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Gus Van Sant

Interview with an Openly Gay Filmmaker

By Rodrigo Brandao

Gerry Poster

Promotional poster from the movie Gerry.

Some say Gus Van Sant’s work is impossible to label; he has been glibly called a conformist and an enfant terrible. Contradictions apart, the director of films like Good Will Hunting, Psycho and My Own Private Idaho has left artistic taxonomy for his fans and has dedicated his energy to creating a prolific body of work. Gus Van Sant has written a novel (Pink), published a photo book (One Hundred-Eight Portraits) and crafted some of the most daring films produced by an American director in the last 15 years.

Like any filmmaker engaged with the film industry and with cinema as an discursive medium, Gus Van Sant works within the frail and tight intersection between commerce and artistic value, common sense and sophistication, and ultimately, Hollywood and cinema. Van Sant also happens to be one of the few openly gay filmmakers working in Hollywood. For this matter, his story is a valuable model for LGBT filmmakers in search of sustainability and artistic relevance.

His new film Gerry, wrapped around the story of two dudes who get lost in a desert, is astonishingly gorgeous. Casey Affleck and Matt Damon star, but top billing goes to the burning sun and mainly to Van Sant’s ability to scramble many of the cinematic references that have influenced his work into a cohesive and daring piece of art.

RB: Tell me about the decision to shoot Gerry after Finding Forrest? Would you say that Gerry is a more personal film?

GVS: I think it is more personal because I didn't write Finding Forrest, so [Gerry] was something that was a lot closer to what we (Casey Affleck, Matt Damon and Van Sant) were collectively thinking.

RB: Tell me about the process of creating the script while shooting the film? Did you come to the set with a main idea?

GVS: We would create dialogue ahead of time. In many cases, Casey and Matt improved [the dialogue] and wrote it down; I didn't have a lot to do with dialogue writing. My main contribution to the writing was the story; making the film into a cohesive piece and writing out the elements of the story.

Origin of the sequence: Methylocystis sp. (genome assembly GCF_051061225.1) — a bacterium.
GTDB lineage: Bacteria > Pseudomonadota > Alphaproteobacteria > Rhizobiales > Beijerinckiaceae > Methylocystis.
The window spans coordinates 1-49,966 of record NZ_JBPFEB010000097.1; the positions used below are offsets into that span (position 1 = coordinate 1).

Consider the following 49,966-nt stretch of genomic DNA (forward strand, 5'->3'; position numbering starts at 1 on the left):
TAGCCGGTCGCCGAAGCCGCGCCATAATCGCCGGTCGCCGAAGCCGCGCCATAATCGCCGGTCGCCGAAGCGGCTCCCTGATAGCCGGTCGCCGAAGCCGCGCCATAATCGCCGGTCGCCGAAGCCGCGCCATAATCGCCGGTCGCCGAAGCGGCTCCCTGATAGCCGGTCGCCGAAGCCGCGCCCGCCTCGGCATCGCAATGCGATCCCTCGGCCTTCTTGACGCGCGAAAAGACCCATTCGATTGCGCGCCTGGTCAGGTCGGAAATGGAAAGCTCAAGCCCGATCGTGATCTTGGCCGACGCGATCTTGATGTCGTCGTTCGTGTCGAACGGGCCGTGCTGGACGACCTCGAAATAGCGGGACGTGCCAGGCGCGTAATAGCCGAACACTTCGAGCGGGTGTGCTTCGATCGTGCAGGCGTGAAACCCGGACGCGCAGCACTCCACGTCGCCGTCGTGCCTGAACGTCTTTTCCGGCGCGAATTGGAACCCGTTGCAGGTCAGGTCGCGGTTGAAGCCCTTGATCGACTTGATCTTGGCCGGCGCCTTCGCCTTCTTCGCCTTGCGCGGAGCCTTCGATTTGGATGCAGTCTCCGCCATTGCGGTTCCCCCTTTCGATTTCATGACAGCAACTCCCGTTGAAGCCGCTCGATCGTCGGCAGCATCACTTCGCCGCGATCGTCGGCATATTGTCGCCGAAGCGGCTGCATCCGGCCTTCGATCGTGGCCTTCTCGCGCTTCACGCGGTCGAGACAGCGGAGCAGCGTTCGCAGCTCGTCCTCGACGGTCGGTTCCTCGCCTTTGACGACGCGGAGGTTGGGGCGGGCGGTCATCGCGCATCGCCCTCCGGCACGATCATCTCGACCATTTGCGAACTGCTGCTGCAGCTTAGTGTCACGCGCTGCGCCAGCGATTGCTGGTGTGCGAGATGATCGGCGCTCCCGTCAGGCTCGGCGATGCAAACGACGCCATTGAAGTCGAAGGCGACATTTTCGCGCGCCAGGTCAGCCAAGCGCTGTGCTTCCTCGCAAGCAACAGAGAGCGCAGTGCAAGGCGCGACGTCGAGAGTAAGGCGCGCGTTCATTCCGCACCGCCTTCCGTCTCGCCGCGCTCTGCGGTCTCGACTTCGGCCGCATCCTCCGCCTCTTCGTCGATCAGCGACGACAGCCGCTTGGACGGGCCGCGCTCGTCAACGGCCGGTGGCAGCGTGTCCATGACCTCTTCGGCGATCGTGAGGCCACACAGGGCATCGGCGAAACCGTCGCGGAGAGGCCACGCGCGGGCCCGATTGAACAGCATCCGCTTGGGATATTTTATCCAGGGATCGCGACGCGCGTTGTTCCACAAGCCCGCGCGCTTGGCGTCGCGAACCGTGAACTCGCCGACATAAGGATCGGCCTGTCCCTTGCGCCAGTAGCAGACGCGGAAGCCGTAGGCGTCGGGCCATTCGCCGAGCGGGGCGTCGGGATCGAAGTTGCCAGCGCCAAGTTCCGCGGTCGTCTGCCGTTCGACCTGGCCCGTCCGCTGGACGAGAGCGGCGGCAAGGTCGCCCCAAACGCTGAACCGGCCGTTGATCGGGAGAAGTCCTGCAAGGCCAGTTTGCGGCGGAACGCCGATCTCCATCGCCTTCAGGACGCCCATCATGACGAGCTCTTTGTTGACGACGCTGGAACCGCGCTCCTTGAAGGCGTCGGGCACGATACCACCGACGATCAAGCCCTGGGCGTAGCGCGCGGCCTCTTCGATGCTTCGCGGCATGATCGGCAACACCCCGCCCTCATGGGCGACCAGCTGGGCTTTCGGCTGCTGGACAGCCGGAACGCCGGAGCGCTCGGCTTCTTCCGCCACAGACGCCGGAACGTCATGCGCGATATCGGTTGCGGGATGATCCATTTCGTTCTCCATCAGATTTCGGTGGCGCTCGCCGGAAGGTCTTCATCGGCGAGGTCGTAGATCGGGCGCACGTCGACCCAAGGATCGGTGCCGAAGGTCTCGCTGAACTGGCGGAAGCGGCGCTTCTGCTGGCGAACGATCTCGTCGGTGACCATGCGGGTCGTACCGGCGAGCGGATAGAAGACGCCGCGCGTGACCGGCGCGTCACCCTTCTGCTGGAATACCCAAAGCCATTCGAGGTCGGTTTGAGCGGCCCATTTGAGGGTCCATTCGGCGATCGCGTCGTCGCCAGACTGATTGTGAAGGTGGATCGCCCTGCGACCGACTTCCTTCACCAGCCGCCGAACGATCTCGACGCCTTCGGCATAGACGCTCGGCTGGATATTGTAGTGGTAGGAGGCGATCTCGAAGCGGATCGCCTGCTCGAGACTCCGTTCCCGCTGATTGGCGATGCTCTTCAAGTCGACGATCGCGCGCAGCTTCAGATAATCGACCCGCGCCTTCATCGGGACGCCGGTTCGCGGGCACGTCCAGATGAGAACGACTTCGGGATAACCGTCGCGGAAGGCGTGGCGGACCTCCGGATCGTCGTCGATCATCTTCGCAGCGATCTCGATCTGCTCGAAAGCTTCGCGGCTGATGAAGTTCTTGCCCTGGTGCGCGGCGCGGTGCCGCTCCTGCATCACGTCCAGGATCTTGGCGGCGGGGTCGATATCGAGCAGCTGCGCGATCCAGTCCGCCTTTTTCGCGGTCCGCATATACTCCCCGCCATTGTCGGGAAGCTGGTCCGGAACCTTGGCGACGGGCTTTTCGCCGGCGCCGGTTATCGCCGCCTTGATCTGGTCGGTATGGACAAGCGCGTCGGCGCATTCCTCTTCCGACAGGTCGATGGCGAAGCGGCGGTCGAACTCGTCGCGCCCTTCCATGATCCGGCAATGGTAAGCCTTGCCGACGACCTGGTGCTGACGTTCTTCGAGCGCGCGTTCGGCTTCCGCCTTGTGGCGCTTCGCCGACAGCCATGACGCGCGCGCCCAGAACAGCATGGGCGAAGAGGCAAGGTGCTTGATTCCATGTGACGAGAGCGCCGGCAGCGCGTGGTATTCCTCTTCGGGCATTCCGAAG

RB: Did you have the film completely structured before you headed into post-production?

GVS: Yeah, it was pretty complete, mostly because they were big, long shots and we only spent about two weeks putting it together.

RB: Gerry brings a lot of tension in its moments of silence. For instance, the two main characters sexuality are barely mentioned, and I would say that these character's sexual orientation does not play a major role in the film. But absence leaves space for questions, and that allowed me to wonder about the nature of their friendship; about whether there was something sexual happening between these two guys. Was this intentional?

GVS: I think this originates with the silence of their hike and the silence of their predicament. The silence originates in the events, and their friendship is not based on a lot of talk, which I think is common. But this is really just emanating from the original idea. It is not like we had the idea to have silence first; the silence came from the script.

RB: Has coming out as a gay filmmaker created problems for you in Hollywood?

GVS: Not so far. There are probably things that I don't see, but I think if you are a heterosexual filmmaker you'll have problems as well. It depends on your work and how you get identified… If you are Oliver Stone, you might not be chosen by Miramax to direct The English Patient. It is more about that.

RB: A lot about Gerry is not in the narrative. Gerry is mostly about time and space. Why did you choose to make this film with a star like Matt Damon?

GVS: They were just around. Casey was next door and Matt was coming over a lot, so these guys were around. It wasn't so much about casting, we really made [Gerry] together as friends. It just happened that they were stars.

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